- Bugs which block the core of product for most of the users - that is certainly a primary thing and should be done immediately;
- Highly disrupting bugs with low effect on users should be prioritised and deal in the near time as well as low disrupting bugs with high affection of users;
- Low disrupting bugs with the low effect of users can we handle later.
Prioritatisation - how to approach bug fixing
Cost of delay
But what about the budget? Does it influence the priority of the task? Of course it does, it's a crucial part of any project after all. Different tasks have various costs of performance,business values, and priorities. There are plenty of techniques to estimate the cost. We should choose one, but keep in mind that there is no perfect tool - it simply has to be good enough to make a plan.
Let’s compare three features:
- Feature A - worth 5000 $, cost 3000$;
- Feature B - worth 2000 $, cost 500$;
- Feature C - worth 7000 $, cost 3000$.
Based on that we should start with C, then go with A, and at the end work on B. However, when estimating and deciding on what to do, you should always remember not only about the costs of performance but also about the costs of not doing something or delaying it. Such information is fundamental when making decisions but often not taken into account.
Let's add to this example costs of delay, which happen in every phase.
- Feature A - worth 5000 $, cost 3500$, delay cost x2;
- Feature B - worth 2000 $, cost 500$ delay cost: x5;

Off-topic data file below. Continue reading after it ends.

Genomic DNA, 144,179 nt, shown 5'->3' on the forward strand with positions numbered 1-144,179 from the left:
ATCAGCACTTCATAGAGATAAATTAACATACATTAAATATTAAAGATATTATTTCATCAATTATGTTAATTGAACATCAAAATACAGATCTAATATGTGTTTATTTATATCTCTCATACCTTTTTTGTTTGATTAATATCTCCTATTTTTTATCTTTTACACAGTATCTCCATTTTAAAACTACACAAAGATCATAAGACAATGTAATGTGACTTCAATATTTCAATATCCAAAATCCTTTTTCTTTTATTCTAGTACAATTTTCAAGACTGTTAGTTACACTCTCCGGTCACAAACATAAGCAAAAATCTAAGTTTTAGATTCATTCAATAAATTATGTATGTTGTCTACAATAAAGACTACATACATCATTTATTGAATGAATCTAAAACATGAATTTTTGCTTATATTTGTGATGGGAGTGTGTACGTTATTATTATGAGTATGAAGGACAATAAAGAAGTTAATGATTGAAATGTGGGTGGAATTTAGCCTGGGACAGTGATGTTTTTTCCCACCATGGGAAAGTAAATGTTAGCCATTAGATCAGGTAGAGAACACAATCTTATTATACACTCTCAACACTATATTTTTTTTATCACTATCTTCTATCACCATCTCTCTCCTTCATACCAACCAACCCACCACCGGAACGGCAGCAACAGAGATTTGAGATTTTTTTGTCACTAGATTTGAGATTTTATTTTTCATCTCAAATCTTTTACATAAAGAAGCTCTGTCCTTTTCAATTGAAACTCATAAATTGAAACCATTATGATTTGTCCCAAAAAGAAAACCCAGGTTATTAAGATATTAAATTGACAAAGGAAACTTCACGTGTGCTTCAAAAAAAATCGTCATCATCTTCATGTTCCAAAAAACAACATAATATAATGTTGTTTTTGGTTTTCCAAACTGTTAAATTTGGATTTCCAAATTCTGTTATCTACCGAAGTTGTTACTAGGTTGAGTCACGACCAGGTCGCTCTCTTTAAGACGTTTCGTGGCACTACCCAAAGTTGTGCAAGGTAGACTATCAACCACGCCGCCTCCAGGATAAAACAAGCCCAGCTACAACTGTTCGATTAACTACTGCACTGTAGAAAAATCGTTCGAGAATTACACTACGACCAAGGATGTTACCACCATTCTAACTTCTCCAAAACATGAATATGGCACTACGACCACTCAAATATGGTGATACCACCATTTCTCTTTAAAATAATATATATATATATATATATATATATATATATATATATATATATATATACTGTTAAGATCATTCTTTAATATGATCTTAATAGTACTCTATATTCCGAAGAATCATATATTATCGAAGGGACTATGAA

- Feature C - worth 70000 $, cost 3000$, delay cost: x0,5.
Prioritatisation - Most Valuable First vs Highest Delay Cost First
The example shown above is based on random numbers, while in the real world it's not so simple. People prioritize what has the highest value and unfortunately forget that things change with time. They also often don't remember that the order of things matters, especially if the estimates are not working and valuable things are dramatically losing value.
At such moments one should remember about the principle of sunk costs which tells us that we must forget about past costs and base our decisions on the situation happening at the moment. Current data is always a better basis for proper operation.
In the end, prioritisation doesn’t go without saying. It’s challenging and you have to remember about so many rules. So, to make a long story short:
- do the right thing, do things right;
- do most important tasks first;
- take into account all important perspectives to settle what is 20% of the most important tasks;
- be careful with the time and budget - remember about The Time Value of Shipping and delay costs;
- make a decision based on the current situation and plan for future. Past costs shouldn’t determine your choices.